Women in Real Estate Restore Community Spaces at Women’s Shelter for “She Builds” Day

Women in Real Estate Restore Community Spaces at Women’s Shelter for “She Builds” Day
Volunteers worked to restore the community space and playground in between the housing buildings (Paul Stremple/BKLYNER)

BROWNSVILLE – A group of real estate professionals got hands on today in Brownsville, restoring a playground and community spaces at two women’s shelters. Business attire wasn’t required, but gloves and ear protection and dust masks were, the hum of an office giving way to the buzz of electric grinders, the knock of hammers, and the whines and beeps of an electric scissor lift, which ferried volunteers up and down, too and fro.

Nearly 100 volunteers, mostly women, were working together at the second annual She Builds Day, a “women helping women” event organized by Rebuilding Together NYC, a nonprofit that provides home repairs and vocational training to low-income New Yorkers.

For their project, two adjacent women’s shelters—and the playground between them—run by Win (Women in Need), a New York non-profit and the largest provider of shelter and transitional housing to women and children in the city.

Volunteers hard at work fixing up the railings leading down into the courtyard (Paul Stremple/BKLYNER)

There are more than 400 units of transitional housing between the two buildings at the site, and almost every one of them has at least one child, said Kimberly George, executive director at Rebuilding NYC.

“The units are really small,” said George, “and kids need to get outside and exercise.”

Groups were working to sand off peeling paint and grind rust away from the fixtures in the park, which present a health hazard. Other volunteers followed behind, repainting railings and park benches.

In one corner of the common area, a group worked at framing up what would become a portable greenhouse for residents to use.

Framing up a greenhouse for the residents (Paul Stremple/BKLYNER)

The volunteers in the cool morning air had it made, but another group was working just as hard in the much hotter basement in one of the buildings, assembling “Safe & Healthy Housing Kits” for distribution to the shelter’s residents.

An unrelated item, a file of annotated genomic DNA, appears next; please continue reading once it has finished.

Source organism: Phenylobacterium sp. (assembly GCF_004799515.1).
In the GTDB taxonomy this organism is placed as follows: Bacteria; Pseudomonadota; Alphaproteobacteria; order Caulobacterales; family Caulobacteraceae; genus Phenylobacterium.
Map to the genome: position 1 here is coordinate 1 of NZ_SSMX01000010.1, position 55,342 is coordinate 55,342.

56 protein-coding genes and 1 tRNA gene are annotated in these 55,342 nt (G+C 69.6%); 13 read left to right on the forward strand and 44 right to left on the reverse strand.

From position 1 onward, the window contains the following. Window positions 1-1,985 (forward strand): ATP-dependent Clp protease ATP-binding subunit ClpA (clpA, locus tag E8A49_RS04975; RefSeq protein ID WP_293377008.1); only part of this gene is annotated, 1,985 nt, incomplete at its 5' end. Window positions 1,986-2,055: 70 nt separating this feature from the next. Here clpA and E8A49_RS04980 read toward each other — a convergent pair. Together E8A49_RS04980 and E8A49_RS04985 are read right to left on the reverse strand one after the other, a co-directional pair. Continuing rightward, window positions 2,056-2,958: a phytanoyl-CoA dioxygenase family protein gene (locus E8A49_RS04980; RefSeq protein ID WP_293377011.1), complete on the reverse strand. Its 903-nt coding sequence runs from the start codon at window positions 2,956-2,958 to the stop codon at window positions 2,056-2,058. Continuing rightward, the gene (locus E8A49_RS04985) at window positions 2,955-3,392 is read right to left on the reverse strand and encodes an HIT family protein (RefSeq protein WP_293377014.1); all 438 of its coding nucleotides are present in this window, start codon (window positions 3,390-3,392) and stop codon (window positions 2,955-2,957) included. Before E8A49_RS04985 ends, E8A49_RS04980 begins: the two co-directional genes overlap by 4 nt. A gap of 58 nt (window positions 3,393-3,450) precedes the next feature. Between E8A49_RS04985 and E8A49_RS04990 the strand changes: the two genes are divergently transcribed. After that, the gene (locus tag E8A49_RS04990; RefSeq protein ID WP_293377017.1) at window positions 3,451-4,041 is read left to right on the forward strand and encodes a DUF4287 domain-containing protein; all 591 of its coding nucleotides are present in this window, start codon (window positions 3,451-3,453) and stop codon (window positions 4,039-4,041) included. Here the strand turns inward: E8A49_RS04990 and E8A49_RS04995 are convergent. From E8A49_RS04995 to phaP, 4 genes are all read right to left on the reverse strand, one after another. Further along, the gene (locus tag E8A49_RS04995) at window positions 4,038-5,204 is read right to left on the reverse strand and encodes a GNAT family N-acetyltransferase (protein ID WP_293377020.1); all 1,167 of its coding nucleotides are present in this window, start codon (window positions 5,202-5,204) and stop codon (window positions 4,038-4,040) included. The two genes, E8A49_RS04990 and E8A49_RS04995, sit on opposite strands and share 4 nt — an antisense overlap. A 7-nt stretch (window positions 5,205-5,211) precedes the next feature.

Stacks of black plastic toolboxes lined the walls, and volunteers ferried them over to an assembly line to be packed full: gloves, flashlight, batteries, cleaning supplies, even rags made from old Rebuilding NYC t-shirts.

“This is transitional housing,” Kimberly George explained, “So we wanted to give residents something to help them set up their new home once they transition into something more permanent.”

An assembly line of volunteers pack toolboxes full of supplies for residents (Paul Stremple/BKLYNER)

It was quite an operation, and a testament to the organization and drive of a group that hasn’t existed for all that long: the Women in Real Estate Committee.

The committee was formed after the first She Builds day last year, said Laurie Grasso, a real estate partner at Hunton & Williams LLP. That project was in conjunction with the Women’s Prison Association NYC, a nonprofit that helps women leaving incarceration to secure housing and reunite with their children.

A rusting I-beam above the playground (Paul Stremple/BKLYNER)

“I attended with some friends from the [real estate] industry,” she explained, “And afterwards we realized we had to get involved in a bigger way.”

The fifteen women of the committee are industry leaders representing some of the most influential groups in real estate. But after working at such a high level, Grasso said they relished the opportunity to get directly involved with the people to whom securing housing is such a big step.

So, they geared up for the next She Builds, working together with Rebuilding NYC to plan the event. “We managed to raise $90,000 in capital,” said Grasso, “And each member of the committee went to their firms to solicit volunteers.”

Getting ready to touch up a mural (Paul Stremple/BKLYNER)

It clearly worked, and as she spoke, the veritable army of real estate pros swirled around us, moving supplies, wielding power tools, cracking open fresh cans of paint, and planning their next moves to improve the shelter space.

Along the high concrete wall of the courtyard, a group taped off the lines of enormous letters on a mural that was dull and flaking, badly in need of a touch-up. It’s message was simple: “TOGETHER”


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